Contrary to popular belief, the budget problems facing the Lone Star State were not created by the poor economy or low taxes. While many in Austin are busy hiding behind a sluggish stock market, the $9.9 billion shortfall is the result of free-spending lawmakers and irresponsible choices.

Put simply: the Texas government has for too long spent more than it could afford. It’s not that you are not taxed too little; it’s that our elected leaders choose to spend too much.

But it appears common sense might be breaking out in Austin.

First the bad news. Since 1978, state spending has increased almost 600 percent. Even over the last decade, spending has jumped 125 percent. That kind of spending cannot last. Income has not increased that much. Neither has inflation. Certainly not population.

Spending has been, and remains, Texas’ biggest budget problem.

The question of reigning in the leviathan has perplexed good government advocates for decades, since many of our representatives and senators have in the past demonstrated an inability to restrain themselves.

In the late 1970s, Texans approved a constitutional amendment that was supposed to limit spending growth. Unfortunately, legislators still had lots of wiggle-room, and the limitations are all but meaningless – as evidenced by the explosion in state spending.

Now the good news. Our governor and the leadership in the Texas House campaigned on promises to hold the line on spending and avoid tax increases. House Speaker Tom Craddick and his team made good on the promise, and Gov. Perry is standing behind them.

Finally legislators are systematically looking at the budget and asking not “how much more can we spend?” but rather, “where can we cut?” Waste, unproven programs and duplicative services are being rooted out and cut.

While that alone is a lot to be thankful for, the House could soon consider legislation that would keep legislators from straying off the limited government path. State Rep. Carl Isett of Lubbock has filed legislation that would restrict state government spending growth to a percentage of inflation and population. This falls in line with the best economic research on such limitations.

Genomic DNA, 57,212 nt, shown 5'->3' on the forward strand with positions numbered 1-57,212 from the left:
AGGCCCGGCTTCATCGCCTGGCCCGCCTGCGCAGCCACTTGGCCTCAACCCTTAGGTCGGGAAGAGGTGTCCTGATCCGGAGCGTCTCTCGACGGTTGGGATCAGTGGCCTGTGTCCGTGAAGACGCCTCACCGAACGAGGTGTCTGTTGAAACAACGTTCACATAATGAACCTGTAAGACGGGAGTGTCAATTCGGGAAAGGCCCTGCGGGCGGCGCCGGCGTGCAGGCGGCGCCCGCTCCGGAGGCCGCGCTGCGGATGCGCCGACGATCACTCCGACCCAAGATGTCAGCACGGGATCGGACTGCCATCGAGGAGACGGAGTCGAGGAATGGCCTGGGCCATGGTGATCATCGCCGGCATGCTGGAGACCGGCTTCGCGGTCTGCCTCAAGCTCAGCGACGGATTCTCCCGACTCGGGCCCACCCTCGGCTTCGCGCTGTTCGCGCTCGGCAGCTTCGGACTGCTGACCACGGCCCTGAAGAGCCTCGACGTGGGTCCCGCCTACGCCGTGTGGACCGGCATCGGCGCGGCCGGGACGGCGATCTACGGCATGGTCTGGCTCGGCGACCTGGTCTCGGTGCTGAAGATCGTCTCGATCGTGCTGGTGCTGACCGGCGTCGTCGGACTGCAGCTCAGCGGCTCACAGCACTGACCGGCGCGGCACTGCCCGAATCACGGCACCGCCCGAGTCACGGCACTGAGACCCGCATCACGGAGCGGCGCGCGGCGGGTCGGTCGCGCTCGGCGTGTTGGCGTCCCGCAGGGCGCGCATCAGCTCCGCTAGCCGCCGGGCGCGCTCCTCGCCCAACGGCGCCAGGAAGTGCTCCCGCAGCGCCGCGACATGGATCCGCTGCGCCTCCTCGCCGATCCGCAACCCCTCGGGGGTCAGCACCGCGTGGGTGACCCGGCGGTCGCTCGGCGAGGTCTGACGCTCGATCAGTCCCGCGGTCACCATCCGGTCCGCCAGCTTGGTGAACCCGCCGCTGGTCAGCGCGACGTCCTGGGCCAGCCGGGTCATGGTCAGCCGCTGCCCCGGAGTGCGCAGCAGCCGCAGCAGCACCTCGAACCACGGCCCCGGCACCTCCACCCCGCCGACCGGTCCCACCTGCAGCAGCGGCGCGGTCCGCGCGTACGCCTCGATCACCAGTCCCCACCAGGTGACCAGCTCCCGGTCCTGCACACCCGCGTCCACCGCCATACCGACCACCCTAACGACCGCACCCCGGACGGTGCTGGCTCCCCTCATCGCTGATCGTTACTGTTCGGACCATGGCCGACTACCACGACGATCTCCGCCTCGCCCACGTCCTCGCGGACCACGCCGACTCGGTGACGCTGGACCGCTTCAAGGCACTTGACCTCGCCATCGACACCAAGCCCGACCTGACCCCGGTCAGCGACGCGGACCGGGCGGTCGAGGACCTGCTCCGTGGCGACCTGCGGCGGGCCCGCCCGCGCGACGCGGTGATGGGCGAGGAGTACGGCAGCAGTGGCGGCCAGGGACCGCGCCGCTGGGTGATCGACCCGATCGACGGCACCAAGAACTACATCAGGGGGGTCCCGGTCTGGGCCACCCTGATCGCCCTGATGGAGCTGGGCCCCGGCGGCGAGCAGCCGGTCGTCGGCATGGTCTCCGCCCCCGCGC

Internationally acclaimed economist Richard Vedder has found that the only way to strictly limit government’s free-spending habits is to tie its budget-writing hands with clearly defined, generally accepted and well-understood economic measures.

Texas wouldn’t be the first state in the Union to adopt such a measure; 26 states have some sort of spending limitation. The best is found in Colorado. For more than a decade, the Golden State’s constitution has required the same kind of limitations under consideration by the Texas House.

Opponents often suggest that a strict restraint on spending would keep the government from responding to emergency needs, and that social services might be hurt. Such concerns are unfounded.

First, the legislature is given the authority to override the spending limitations with a two-thirds record vote.

Second, the spending limitation only affects the bottom-line of the budget. There can be large, even extensive, increases in funding for particular budget areas. But at the end of the day, legislators will be restricted in the total number of dollars they can spend. They will be forced to prioritize their projects and spend our money more wisely.

A strong, constitutional spending limitation forces lawmakers to budget the way businesses and individuals do: start with the money available, and then determine spending.

While Rep. Isett’s spending limitations measure does not ensure legislators will make wise choices in the dispersion of our tax dollars, it will force them to think more carefully before implementing new programs or expanding old ones.

Holding the line on state spending this year is a quick win for Texas taxpayers. Constitutionally limiting the growth of government will be a win for generations to come.

Brooke Leslie Rollins is president of the Texas Public Policy Foundation, a research think tank with offices in Austin and San Antonio. The Foundation’s website is